The Future: Tuvalu Floating around the World?
July 13, 2008
IT COULD be the solution to rising sea levels - a floating city for 50,000 people in the shape of a lily pad.
"Lilypad" is the brainchild of Belgian architect Vincent Callebaut.
"Lilypad is what a completely self-sufficient floating city for 50,000 people could look like," he said. "The design of the city is inspired by the shape of the great Amazonia Victoria Regia lily pad.
"Some countries spend billions of pounds working on making their beaches and dams bigger and stronger but the Lilypad project is actually a long-term solution to the problem of the water rising.
Mr Callebaut's computer-generated design is of an amphibious city without any roads or any cars. "The whole city is covered by plants housed in suspended gardens," he said. "The goal is to create a harmonious co-existence of humans and nature."
Sea levels are predicted to rise by about 50centimetres by 2100, leaving low-lying Pacific islands such as Tuvalu and Kiribati largely submerged and their populations homeless. In Australia, councils along the NSW coast are already dealing with dramatic coastal erosion.
Mr Callebaut's solution would be to house all the refugees in the floating lily-pad cities. Each city has a lake at its centre to collect fresh water and uses solar, wind and wave power to create energy.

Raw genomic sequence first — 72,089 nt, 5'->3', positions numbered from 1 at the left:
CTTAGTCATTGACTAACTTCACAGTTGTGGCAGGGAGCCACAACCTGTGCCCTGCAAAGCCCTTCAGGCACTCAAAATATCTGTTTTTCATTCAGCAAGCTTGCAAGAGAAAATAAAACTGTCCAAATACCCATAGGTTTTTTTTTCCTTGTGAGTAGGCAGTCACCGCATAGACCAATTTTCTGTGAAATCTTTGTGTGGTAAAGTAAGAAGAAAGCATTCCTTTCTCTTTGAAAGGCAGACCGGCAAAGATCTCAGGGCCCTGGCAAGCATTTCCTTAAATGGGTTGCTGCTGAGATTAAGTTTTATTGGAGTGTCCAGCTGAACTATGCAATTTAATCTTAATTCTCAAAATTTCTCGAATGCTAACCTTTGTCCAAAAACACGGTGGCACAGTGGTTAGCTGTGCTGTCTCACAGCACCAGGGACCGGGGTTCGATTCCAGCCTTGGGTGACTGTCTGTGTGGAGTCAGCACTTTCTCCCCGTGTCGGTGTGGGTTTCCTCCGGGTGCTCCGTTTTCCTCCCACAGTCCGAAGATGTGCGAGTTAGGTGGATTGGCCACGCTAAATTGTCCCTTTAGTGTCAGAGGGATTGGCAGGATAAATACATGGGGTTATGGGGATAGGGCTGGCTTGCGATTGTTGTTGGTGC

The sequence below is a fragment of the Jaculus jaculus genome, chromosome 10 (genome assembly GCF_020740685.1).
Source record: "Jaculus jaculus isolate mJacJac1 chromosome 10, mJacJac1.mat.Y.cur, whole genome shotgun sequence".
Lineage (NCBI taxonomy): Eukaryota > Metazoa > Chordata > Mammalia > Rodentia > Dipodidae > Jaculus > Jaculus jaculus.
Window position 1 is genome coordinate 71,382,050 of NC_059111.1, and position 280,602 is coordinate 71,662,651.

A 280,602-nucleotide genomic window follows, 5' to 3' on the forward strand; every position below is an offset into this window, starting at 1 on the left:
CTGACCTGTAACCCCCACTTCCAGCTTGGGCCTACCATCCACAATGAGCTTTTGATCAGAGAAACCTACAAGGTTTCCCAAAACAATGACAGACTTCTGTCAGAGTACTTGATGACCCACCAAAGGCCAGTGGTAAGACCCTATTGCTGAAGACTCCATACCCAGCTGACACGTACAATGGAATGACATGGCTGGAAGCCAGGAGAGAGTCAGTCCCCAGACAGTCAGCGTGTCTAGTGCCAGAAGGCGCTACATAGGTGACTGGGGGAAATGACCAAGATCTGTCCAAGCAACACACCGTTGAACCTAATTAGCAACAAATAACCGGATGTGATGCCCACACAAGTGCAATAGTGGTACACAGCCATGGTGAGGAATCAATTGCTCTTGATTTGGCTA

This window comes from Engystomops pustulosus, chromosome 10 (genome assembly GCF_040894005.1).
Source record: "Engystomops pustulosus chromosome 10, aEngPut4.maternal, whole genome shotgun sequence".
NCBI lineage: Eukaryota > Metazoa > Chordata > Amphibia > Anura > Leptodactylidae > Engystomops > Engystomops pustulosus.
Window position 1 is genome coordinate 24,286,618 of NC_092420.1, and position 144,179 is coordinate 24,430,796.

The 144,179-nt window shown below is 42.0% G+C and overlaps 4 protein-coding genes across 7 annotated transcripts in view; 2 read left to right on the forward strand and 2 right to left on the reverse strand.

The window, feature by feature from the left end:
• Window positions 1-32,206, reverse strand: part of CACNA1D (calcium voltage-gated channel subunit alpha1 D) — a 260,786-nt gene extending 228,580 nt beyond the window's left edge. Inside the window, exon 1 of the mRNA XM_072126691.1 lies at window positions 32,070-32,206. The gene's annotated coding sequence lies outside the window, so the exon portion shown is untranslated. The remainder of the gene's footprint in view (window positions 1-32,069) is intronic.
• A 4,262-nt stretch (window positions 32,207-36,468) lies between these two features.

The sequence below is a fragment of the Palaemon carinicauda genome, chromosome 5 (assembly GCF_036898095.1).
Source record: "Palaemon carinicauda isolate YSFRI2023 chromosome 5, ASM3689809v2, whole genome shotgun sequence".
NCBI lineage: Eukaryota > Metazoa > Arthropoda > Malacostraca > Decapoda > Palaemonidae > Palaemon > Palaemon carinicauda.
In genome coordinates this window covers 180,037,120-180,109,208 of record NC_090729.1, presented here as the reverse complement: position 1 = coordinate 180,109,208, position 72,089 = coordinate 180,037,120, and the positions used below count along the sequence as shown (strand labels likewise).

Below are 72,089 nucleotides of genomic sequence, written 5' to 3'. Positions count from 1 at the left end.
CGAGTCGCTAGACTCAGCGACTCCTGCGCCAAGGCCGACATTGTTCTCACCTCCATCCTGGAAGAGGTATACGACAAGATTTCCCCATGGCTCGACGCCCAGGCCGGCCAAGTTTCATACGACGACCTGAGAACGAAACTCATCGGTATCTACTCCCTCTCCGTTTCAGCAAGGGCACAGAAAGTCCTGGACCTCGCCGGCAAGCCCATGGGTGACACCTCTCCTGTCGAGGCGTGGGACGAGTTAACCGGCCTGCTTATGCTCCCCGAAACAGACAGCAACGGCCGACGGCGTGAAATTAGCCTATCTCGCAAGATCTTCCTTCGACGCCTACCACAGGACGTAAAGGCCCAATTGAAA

The cities even have mountains to give the residents a change of scenery as they float around the world's oceans. "I think trying to accommodate the millions of people left homeless by environmental changes will prove to be one of the great challenges of the 21st century," said Mr Callebaut, who is still working out the cost of the venture.
But Archicentre, the building advisory service of the Australian Institute of Architects, is unimpressed.
Chairman Robert Caulfield said the notion of floating cities was an admission of defeat in the fight against global warming and the cost would be exorbitant.
"Most of our architects are working on making buildings more energy efficient. In the next 20 years, most houses and buildings should be net producers of energy. This is what we should be working towards."
Source: Sydney Morning Herald
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